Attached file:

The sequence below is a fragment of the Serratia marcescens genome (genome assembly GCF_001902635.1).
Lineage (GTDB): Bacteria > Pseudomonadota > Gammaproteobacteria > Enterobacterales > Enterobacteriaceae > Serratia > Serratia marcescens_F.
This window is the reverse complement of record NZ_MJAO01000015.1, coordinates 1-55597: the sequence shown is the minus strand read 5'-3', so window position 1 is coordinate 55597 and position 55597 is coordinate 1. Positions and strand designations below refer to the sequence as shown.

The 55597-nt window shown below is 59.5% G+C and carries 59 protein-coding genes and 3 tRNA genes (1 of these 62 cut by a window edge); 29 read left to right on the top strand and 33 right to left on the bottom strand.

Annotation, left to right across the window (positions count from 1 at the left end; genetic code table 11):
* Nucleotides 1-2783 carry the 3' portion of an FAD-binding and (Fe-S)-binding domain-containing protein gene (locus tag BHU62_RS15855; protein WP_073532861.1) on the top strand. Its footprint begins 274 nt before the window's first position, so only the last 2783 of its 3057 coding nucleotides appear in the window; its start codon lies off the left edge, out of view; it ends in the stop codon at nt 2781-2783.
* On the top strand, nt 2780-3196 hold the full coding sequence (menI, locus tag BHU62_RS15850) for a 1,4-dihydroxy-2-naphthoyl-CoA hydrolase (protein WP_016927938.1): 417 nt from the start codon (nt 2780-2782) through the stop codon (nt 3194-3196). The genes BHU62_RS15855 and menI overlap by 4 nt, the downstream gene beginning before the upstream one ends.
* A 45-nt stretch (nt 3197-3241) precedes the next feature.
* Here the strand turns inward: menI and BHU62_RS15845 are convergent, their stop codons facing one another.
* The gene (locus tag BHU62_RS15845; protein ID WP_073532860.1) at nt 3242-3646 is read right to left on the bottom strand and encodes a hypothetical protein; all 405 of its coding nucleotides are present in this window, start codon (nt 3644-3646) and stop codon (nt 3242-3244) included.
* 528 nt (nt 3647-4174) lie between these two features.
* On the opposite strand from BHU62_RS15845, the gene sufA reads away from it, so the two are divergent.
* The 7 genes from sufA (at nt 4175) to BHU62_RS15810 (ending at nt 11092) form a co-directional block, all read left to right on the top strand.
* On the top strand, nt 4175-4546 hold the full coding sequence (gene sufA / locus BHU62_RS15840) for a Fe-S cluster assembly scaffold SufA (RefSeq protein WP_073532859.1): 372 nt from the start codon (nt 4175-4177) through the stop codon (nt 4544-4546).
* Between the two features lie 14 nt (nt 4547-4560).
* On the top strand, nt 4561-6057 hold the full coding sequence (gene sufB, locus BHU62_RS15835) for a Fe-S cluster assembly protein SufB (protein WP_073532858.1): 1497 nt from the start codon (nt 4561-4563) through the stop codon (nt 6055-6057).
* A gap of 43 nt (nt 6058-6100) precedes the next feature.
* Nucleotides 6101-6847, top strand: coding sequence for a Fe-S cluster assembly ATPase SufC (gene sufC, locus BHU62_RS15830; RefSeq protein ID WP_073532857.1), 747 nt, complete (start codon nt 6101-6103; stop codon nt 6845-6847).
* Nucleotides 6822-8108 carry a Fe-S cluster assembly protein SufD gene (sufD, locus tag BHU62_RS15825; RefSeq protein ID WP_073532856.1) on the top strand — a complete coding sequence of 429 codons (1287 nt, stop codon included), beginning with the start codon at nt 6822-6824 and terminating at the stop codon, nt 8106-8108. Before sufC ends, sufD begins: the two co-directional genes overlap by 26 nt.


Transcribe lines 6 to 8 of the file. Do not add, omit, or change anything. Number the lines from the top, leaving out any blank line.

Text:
* Nucleotides 1-2783 carry the 3' portion of an FAD-binding and (Fe-S)-binding domain-containing protein gene (locus tag BHU62_RS15855; protein WP_073532861.1) on the top strand. Its footprint begins 274 nt before the window's first position, so only the last 2783 of its 3057 coding nucleotides appear in the window; its start codon lies off the left edge, out of view; it ends in the stop codon at nt 2781-2783.
* On the top strand, nt 2780-3196 hold the full coding sequence (menI, locus tag BHU62_RS15850) for a 1,4-dihydroxy-2-naphthoyl-CoA hydrolase (protein WP_016927938.1): 417 nt from the start codon (nt 2780-2782) through the stop codon (nt 3194-3196). The genes BHU62_RS15855 and menI overlap by 4 nt, the downstream gene beginning before the upstream one ends.
* A 45-nt stretch (nt 3197-3241) precedes the next feature.